27 September 2018
22 September 2018
A friend of mine and I were spending time together working on our knitting and chatting and we got on the topic of the things we do to try to stay healthy. We are both big women and I know I've struggled all of my life with feeling judged when I was out in public, which makes being willing to leave the house for exercise emotionally daunting.
It wasn't until I was in my forties that I realized that I carried a lot of that judgment within me and that many other people were also wandering in the world feeling like everyone who looked at them was judging them and that those same people were too busy worrying about themselves to really spend much energy judging me.
(I will take a moment here to say that just enough jerks in the world that have catcalled, make snide remarks in my hearing, or otherwise fed my feeling of being judged that there is a basis in reality for my anxieties. The seeds that it was normal for people to judge me and find me wanting were planted early, and took a long time for me to overcome.)
I carried the weight of what I thought other people thought about me for years and it weighed me down. I don't know at what moment I realized that I didn't have to carry the weight of the (mostly imaginary) expectations of others any more; but once I did it was a revelation.
Like the psalmist from the Daily Office readings for Friday, Proper 19, before I had that revelation, my focus was on other people. I worried about what they would think of me, how they would act towards me, why they would be judgmental, and what they might say to me. I had conversations in my head, trying to prepare myself to go out in the world and make a space for myself.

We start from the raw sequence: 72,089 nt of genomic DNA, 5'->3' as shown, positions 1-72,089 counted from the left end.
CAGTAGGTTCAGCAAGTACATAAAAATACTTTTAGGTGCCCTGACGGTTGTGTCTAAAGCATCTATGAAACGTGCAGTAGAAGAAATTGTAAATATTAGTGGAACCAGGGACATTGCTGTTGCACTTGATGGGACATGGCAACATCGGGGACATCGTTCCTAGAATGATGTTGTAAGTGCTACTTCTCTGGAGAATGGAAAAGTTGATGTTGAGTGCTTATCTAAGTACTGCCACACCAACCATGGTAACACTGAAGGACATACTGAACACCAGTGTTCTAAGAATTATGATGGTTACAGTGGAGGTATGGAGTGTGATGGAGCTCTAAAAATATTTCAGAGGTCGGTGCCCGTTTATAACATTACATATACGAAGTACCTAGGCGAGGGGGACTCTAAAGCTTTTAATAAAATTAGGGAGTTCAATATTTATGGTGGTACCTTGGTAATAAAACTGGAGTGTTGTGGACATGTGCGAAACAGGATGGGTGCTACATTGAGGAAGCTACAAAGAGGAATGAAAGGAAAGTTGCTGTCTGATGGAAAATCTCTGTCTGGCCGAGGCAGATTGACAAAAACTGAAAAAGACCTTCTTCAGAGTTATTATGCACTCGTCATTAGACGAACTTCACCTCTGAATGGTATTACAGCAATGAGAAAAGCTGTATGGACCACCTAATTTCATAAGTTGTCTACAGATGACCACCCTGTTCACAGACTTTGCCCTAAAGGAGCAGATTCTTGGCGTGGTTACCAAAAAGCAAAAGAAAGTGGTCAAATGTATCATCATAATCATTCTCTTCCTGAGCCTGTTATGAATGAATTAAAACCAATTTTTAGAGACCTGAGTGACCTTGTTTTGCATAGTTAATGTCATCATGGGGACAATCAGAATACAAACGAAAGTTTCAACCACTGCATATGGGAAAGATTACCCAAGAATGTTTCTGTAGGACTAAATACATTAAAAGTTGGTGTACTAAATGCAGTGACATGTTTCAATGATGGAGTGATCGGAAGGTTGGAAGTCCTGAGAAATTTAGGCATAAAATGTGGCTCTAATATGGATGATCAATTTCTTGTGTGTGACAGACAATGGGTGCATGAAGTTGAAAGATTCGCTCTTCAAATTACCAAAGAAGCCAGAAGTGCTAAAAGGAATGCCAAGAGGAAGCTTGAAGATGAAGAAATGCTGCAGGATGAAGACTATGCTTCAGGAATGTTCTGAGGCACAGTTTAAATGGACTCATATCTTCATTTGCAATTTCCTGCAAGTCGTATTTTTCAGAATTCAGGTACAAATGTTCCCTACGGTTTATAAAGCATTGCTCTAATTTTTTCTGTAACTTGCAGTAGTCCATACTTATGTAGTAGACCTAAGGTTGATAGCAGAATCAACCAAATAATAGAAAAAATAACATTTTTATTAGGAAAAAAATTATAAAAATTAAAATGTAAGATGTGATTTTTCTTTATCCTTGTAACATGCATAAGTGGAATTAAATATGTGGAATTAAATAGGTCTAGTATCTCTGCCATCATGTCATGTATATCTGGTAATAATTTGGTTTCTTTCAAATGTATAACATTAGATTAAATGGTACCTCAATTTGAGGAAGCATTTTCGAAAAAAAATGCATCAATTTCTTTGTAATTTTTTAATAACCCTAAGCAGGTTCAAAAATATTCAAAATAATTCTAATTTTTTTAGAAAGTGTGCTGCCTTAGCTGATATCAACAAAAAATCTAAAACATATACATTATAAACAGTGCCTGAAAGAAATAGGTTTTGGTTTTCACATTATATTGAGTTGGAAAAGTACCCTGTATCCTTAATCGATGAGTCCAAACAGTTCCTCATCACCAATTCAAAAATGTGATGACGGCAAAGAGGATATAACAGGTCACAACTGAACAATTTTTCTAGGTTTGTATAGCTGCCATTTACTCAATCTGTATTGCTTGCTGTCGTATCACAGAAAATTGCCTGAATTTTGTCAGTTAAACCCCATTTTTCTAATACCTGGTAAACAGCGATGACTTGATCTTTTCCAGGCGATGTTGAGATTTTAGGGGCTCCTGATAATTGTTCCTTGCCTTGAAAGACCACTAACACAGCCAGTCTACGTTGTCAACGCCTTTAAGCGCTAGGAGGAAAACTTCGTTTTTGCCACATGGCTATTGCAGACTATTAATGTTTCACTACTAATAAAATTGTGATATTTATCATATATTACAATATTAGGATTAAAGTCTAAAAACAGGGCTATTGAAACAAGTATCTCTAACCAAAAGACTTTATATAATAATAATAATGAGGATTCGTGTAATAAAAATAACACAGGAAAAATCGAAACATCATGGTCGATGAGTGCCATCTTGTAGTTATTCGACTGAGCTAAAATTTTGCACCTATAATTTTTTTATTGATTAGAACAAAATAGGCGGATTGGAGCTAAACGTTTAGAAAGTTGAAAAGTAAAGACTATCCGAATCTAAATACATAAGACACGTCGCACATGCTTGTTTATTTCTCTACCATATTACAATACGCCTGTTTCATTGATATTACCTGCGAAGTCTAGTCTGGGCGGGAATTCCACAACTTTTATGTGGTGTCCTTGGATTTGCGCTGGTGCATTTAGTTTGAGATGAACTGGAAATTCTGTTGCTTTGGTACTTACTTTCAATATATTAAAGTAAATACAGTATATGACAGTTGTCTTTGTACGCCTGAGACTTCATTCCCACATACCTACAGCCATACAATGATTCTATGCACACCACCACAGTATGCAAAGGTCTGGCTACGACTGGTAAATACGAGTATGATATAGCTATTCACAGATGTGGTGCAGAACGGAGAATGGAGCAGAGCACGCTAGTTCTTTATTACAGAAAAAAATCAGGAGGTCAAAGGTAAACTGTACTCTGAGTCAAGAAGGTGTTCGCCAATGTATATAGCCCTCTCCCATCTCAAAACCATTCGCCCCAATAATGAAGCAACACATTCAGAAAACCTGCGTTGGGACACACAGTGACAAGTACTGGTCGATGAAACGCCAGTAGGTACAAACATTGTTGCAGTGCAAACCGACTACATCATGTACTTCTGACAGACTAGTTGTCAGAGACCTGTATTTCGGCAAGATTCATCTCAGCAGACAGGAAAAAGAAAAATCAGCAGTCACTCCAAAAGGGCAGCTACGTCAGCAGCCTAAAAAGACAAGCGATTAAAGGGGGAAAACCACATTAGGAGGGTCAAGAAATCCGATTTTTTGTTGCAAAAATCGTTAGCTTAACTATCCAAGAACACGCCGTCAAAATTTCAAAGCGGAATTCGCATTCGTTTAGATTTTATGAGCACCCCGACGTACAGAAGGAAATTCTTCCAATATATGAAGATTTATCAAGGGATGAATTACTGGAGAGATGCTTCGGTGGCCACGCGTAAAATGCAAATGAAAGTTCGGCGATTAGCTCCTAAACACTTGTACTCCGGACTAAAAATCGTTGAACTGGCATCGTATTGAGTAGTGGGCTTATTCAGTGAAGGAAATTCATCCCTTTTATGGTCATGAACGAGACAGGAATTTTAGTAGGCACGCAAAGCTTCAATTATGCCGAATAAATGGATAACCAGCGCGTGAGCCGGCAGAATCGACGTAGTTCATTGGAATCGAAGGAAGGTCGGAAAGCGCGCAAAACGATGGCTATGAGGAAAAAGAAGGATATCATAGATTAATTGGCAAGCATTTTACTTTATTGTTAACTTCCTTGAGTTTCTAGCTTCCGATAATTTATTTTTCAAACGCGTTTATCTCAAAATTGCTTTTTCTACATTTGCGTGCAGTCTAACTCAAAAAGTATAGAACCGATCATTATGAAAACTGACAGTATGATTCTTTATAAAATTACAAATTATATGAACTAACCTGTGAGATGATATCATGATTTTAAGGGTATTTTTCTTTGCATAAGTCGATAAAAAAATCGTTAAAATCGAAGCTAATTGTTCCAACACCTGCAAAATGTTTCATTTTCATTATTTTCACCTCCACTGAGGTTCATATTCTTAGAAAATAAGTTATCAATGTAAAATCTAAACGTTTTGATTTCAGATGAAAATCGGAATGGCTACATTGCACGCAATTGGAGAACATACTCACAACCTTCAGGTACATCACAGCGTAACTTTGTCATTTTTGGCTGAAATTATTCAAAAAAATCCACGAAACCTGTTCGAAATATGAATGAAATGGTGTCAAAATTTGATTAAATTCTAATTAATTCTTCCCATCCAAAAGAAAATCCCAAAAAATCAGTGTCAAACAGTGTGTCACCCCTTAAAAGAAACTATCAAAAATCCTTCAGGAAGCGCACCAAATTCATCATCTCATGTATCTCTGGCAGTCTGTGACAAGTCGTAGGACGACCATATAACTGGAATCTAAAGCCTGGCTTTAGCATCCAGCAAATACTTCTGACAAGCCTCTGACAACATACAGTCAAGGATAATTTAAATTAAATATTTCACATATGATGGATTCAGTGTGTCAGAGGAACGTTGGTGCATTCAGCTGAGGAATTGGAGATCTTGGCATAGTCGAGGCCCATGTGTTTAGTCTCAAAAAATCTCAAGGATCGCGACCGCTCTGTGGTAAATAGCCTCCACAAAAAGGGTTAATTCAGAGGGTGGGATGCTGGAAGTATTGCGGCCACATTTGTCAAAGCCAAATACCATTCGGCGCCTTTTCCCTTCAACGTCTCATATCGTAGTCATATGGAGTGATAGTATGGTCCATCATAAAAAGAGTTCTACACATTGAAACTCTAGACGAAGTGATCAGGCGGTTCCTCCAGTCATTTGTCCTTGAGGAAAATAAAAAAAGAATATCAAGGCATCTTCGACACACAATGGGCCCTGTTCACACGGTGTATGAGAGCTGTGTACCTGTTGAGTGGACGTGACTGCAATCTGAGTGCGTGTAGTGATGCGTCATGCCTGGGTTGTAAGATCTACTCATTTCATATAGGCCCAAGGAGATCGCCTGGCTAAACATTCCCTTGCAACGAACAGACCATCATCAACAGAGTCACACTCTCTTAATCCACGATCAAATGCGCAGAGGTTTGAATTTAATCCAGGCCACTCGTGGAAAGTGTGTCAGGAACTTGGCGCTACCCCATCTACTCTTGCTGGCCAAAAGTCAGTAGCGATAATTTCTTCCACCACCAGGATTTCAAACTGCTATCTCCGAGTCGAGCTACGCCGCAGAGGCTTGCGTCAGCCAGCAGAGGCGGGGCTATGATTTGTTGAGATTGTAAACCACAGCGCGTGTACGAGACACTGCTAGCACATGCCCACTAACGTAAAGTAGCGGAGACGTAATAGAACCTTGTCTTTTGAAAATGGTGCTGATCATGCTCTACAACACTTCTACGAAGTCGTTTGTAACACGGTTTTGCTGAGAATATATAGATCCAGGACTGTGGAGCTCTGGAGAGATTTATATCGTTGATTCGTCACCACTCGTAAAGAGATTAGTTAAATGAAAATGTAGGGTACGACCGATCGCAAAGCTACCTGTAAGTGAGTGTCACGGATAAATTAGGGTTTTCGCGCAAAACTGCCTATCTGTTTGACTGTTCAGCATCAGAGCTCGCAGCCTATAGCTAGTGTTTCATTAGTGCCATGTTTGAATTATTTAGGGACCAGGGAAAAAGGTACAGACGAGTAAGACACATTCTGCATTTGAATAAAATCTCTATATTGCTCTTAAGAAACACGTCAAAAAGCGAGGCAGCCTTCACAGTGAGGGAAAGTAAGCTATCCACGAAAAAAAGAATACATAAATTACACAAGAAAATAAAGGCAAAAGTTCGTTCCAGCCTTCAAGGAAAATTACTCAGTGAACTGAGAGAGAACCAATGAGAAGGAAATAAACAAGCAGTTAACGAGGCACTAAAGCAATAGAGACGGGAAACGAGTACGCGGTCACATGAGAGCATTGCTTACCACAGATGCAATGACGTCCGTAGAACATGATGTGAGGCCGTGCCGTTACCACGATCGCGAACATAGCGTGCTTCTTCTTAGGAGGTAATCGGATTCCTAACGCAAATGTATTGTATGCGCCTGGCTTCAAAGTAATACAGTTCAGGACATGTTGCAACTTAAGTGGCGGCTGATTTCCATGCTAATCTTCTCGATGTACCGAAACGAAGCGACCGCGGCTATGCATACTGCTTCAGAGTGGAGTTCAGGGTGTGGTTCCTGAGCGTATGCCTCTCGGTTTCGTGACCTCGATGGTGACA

But when I thought how to understand this,
——it seemed to me a wearisome task,
until I went into the sanctuary of God;
——then I perceived their end.
In short, I spent a lot of energy worrying about futures that never came to pass and that would not have played out in any way I could have imagined even if they did appear.
When my soul was embittered,
——when I was pricked in heart,
I was stupid and ignorant;
——I was like a brute beast toward you.
When I started to work on re-framing my own thoughts to let go of both projecting imaginary judgment from people on to myself and from giving too much weight to the judgment of, frankly rude, strangers, I felt like a flower opening up and turning toward the sun.
Nevertheless I am continually with you;
——you hold my right hand.
You guide me with your counsel,
——and afterward you will receive me with honor.
That feeling of being able to be open to the world rather than closed off in a permanent defensive crouch is how I feel about the grace God has given us through Jesus and his teachings. God gave us a person we could relate to, someone we could exchange stories with, someone who suffered our kind of pain and passed through death just as we all will and the message Jesus brought was not one of having to be ritually pure, rule followers to win over God; rather, that it was okay to be messy, sinful human beings who flailed (and failed) around trying to find the right path.